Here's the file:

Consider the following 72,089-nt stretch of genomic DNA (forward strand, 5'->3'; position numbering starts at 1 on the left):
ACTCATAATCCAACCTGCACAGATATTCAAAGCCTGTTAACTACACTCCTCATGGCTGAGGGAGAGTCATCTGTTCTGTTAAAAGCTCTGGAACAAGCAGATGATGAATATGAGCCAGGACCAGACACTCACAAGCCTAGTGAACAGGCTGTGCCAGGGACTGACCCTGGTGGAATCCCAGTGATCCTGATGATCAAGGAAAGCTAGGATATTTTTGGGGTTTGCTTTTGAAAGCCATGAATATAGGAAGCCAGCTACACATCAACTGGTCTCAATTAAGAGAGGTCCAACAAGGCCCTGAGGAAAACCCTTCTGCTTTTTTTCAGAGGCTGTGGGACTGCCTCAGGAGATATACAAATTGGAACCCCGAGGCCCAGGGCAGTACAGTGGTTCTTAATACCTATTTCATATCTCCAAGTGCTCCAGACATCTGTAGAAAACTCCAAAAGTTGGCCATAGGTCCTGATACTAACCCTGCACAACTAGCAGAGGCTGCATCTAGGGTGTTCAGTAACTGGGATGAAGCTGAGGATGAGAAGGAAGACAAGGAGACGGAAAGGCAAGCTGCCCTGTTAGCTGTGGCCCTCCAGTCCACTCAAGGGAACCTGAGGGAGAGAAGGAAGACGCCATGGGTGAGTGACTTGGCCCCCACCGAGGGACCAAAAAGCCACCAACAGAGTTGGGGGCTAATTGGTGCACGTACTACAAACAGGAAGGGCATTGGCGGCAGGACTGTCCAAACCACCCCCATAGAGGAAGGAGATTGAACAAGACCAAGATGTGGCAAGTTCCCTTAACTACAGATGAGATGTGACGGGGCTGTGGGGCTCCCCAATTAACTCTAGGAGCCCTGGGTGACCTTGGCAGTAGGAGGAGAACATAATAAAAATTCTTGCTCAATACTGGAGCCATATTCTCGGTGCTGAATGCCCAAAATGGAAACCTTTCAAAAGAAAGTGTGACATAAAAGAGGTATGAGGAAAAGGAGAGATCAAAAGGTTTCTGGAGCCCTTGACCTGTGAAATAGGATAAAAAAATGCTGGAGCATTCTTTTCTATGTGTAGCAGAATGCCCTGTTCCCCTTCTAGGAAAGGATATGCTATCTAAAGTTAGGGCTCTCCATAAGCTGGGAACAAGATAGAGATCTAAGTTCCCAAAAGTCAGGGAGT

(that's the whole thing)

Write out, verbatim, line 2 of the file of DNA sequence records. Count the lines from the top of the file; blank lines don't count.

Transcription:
ACTCATAATCCAACCTGCACAGATATTCAAAGCCTGTTAACTACACTCCTCATGGCTGAGGGAGAGTCATCTGTTCTGTTAAAAGCTCTGGAACAAGCAGATGATGAATATGAGCCAGGACCAGACACTCACAAGCCTAGTGAACAGGCTGTGCCAGGGACTGACCCTGGTGGAATCCCAGTGATCCTGATGATCAAGGAAAGCTAGGATATTTTTGGGGTTTGCTTTTGAAAGCCATGAATATAGGAAGCCAGCTACACATCAACTGGTCTCAATTAAGAGAGGTCCAACAAGGCCCTGAGGAAAACCCTTCTGCTTTTTTTCAGAGGCTGTGGGACTGCCTCAGGAGATATACAAATTGGAACCCCGAGGCCCAGGGCAGTACAGTGGTTCTTAATACCTATTTCATATCTCCAAGTGCTCCAGACATCTGTAGAAAACTCCAAAAGTTGGCCATAGGTCCTGATACTAACCCTGCACAACTAGCAGAGGCTGCATCTAGGGTGTTCAGTAACTGGGATGAAGCTGAGGATGAGAAGGAAGACAAGGAGACGGAAAGGCAAGCTGCCCTGTTAGCTGTGGCCCTCCAGTCCACTCAAGGGAACCTGAGGGAGAGAAGGAAGACGCCATGGGTGAGTGACTTGGCCCCCACCGAGGGACCAAAAAGCCACCAACAGAGTTGGGGGCTAATTGGTGCACGTACTACAAACAGGAAGGGCATTGGCGGCAGGACTGTCCAAACCACCCCCATAGAGGAAGGAGATTGAACAAGACCAAGATGTGGCAAGTTCCCTTAACTACAGATGAGATGTGACGGGGCTGTGGGGCTCCCCAATTAACTCTAGGAGCCCTGGGTGACCTTGGCAGTAGGAGGAGAACATAATAAAAATTCTTGCTCAATACTGGAGCCATATTCTCGGTGCTGAATGCCCAAAATGGAAACCTTTCAAAAGAAAGTGTGACATAAAAGAGGTATGAGGAAAAGGAGAGATCAAAAGGTTTCTGGAGCCCTTGACCTGTGAAATAGGATAAAAAAATGCTGGAGCATTCTTTTCTATGTGTAGCAGAATGCCCTGTTCCCCTTCTAGGAAAGGATATGCTATCTAAAGTTAGGGCTCTCCATAAGCTGGGAACAAGATAGAGATCTAAGTTCCCAAAAGTCAGGGAGT